If we analyze this, we find that the “house on fire” metaphor has three possible outcomes. First (and best) is the man whose house is built upon the solid foundation of Christ, and who has subsequently built a life out of “materials” that are guaranteed to hold up in the crucible of time and adversity: love, joy, peace, patience, kindness, and self control. That house will survive the fire quite nicely. Second is he who has built his house on the same firm foundation, but of materials that can’t withstand the heat—religious tradition, personal wealth, pride of intellect, or misplaced political correctness. This house will burn like a campfire marshmallow, but the foundation will stand firm, so at least the “homeowner” will have someplace to pitch a pup tent after the fire—he’ll still have an address. But the third case is doomed to total destruction. This is the man whose foundation is something—anything—other than Yahshua the Messiah. If the foundation goes up in smoke, it doesn’t really matter what’s built upon it: that’s gone too. Even if the homeowner has his neighbors convinced that his house is made of love, peace, patience, and all the rest, none of it will survive, for the foundation itself will have been proved vulnerable and inadequate.
When will all this judgment by fire take place? The Torah provides the answer, if we’re willing to take God at his word. “Six days work shall be done, but on the seventh day you shall have a Sabbath of solemn rest, holy to Yahweh. Whoever does any work on it shall be put to death.” Read: You can’t work your way into heaven. In the end, you must rest in Yahweh’s finished work. “You shall kindle no fire in all your dwelling places on the Sabbath day.” (Exodus 35:2-3) The whole “Sabbath” concept is largely lost on Jews and Christians alike. Yahweh’s six-plus-one pattern is ubiquitous in scripture—especially in the Torah, where the foundations of God’s truth are laid. Is the Sabbath rule really just a semi-pointless burden imposed upon us by a micromanaging deity, or is it symbolic of something earth-shakingly significant in Yahweh’s prophetic revelation to us? Both the Old and New Testaments (Psalm 90:4 and II Peter 3:8) equate one day with a thousand years in God’s view. If this is literally true (and not merely hyperbole about Yahweh’s patience) then we can conclude (as did the ancient rabbis) that God is planning to deal with mortal, fallen mankind for a total of seven thousand years. But—and this is important in our present context—the last of these seven millennia is characterized as a “day of solemn rest,” in a word, the Sabbath. Its character is described as such in dozens of prophetic passages in the Tanach, and its duration is specified, in Revelation 20, to be precisely one thousand years.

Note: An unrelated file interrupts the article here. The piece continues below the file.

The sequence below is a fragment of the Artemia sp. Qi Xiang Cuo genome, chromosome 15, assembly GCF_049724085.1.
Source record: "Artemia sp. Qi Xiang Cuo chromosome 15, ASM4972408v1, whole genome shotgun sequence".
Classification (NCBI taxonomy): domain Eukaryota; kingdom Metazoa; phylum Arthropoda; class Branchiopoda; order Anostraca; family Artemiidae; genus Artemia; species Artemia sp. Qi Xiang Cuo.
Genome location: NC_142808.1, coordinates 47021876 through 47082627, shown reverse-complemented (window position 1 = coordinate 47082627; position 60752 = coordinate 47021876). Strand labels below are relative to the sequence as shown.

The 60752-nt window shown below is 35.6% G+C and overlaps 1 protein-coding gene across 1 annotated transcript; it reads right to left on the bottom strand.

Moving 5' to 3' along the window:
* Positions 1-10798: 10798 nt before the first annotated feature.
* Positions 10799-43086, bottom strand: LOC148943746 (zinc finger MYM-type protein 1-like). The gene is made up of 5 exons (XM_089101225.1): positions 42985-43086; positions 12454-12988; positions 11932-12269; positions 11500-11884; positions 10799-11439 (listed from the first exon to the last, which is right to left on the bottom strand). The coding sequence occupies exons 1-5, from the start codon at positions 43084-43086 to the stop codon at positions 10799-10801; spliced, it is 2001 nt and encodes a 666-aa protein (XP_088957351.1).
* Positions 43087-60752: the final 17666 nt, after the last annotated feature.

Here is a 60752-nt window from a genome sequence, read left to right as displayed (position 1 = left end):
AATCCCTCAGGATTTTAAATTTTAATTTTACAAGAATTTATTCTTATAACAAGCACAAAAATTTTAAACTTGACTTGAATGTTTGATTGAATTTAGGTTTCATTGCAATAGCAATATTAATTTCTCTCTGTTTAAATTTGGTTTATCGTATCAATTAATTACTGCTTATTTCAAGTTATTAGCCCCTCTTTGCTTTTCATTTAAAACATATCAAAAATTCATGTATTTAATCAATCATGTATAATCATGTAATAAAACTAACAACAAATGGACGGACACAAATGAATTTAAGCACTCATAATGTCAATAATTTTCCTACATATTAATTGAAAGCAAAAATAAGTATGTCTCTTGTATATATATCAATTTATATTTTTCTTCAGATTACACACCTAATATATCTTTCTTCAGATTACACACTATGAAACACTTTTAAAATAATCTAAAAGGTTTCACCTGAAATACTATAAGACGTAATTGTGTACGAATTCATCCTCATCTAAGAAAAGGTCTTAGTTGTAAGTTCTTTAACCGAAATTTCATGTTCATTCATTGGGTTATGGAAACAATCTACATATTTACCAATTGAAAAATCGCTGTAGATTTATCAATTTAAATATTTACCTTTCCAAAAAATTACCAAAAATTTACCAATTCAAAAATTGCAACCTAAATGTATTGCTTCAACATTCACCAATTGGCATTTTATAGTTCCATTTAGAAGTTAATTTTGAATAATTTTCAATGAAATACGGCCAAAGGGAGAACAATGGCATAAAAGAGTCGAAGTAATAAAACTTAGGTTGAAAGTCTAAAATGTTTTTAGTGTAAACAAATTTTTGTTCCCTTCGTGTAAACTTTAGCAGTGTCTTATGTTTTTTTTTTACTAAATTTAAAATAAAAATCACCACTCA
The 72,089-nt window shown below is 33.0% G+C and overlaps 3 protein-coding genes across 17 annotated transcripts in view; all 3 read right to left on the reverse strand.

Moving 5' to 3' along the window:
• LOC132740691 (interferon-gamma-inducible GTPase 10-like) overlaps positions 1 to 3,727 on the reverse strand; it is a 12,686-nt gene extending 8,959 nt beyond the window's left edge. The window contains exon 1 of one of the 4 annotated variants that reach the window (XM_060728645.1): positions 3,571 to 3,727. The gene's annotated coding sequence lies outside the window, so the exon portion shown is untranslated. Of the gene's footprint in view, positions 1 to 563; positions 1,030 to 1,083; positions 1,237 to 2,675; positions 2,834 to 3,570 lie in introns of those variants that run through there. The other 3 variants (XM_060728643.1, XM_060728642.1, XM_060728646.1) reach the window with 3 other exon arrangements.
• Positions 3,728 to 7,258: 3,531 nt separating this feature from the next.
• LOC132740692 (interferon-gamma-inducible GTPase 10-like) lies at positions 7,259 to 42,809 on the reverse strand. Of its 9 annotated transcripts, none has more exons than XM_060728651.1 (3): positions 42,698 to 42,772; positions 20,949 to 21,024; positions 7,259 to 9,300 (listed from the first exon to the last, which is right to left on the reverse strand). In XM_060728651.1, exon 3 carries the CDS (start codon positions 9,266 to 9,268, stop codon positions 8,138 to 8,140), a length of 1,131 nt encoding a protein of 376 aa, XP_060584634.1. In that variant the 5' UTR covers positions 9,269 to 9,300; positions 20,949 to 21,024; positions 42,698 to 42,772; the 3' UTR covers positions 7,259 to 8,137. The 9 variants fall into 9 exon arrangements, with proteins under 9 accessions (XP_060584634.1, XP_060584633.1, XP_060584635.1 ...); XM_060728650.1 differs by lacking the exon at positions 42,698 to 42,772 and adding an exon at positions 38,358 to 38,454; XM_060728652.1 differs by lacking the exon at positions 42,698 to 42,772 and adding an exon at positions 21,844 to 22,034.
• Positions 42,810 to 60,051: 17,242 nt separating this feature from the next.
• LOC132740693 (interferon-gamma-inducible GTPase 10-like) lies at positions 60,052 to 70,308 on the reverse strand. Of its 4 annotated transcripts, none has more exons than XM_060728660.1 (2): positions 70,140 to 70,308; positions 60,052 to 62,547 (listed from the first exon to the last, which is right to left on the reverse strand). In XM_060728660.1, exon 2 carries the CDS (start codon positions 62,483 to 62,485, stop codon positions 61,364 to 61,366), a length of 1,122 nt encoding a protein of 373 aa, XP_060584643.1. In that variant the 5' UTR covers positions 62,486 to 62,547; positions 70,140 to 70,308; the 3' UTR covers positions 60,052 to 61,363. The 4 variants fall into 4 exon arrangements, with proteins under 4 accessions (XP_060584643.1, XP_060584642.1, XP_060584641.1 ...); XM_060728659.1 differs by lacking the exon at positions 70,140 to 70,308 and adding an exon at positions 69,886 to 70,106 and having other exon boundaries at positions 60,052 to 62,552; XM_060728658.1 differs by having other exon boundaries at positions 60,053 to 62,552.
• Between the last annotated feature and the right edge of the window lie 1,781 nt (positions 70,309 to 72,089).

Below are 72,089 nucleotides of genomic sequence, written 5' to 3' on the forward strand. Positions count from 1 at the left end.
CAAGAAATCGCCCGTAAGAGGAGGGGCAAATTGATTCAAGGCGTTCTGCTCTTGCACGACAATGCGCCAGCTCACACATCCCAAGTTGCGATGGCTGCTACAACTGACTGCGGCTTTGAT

So what does our Exodus 35 passage have to do with it? Fire, as we have seen, is associated with Yahweh’s judgment, wrath, and the cleansing of the earth. So whatever fiery wrath there is in the earth’s future will take place during the first six thousand years of Yahweh’s timetable for man, because “kindling fire” is prohibited on the Sabbath. And any way we figure it, we are rapidly closing in on the end of the sixth millennium since the fall of Adam. Whatever awaits us—judgment or redemptive vindication—is right around the corner. Open your eyes, folks: scores of political, demographic, socio-economic, environmental, and prophetic “doomsday” factors are beginning to converge, to come into focus. It’s the end of the world as we know it (which is not to say it’s actually the end of the world). I don’t want to alarm you, only alert you.
If Exodus 35:3 means what it seems to, then, Yahweh’s judgment by fire upon this earth will have been accomplished before the end of the sixth millennium. That judgment includes not only the world in general (during the last seven years of this age, known as the Tribulation), but also the judgment of the church-age believers’ works that we previewed in I Corinthians 3. This is an event prophesied in scripture as the “Judgment Seat of Christ” (see Romans 14:10, II Corinthians 5:10), something logistics suggest will take place in heaven, between the rapture and Christ’s second coming.
Yahweh’s wrath, as I said, is expressed through both fire and water. As fire burns away the worthless elements in our midst, floods sweep away everything that is not solidly anchored. Moses tells us, “You return man to dust and say, ‘Return, O children of man!’ For a thousand years in Your sight are but as yesterday when it is past, or as a watch in the night. You sweep them away as with a flood; they are like a dream, like grass that is renewed in the morning: in the morning it flourishes and is renewed; in the evening it fades and withers. For we are brought to an end by Your anger; by Your wrath we are dismayed.” (Psalm 90:3-7) If men truly comprehended their frailty, the vulnerability of their mortal existence, would they stand as they do in the corridors of mortal power and shake their fists in the face of God? I think not.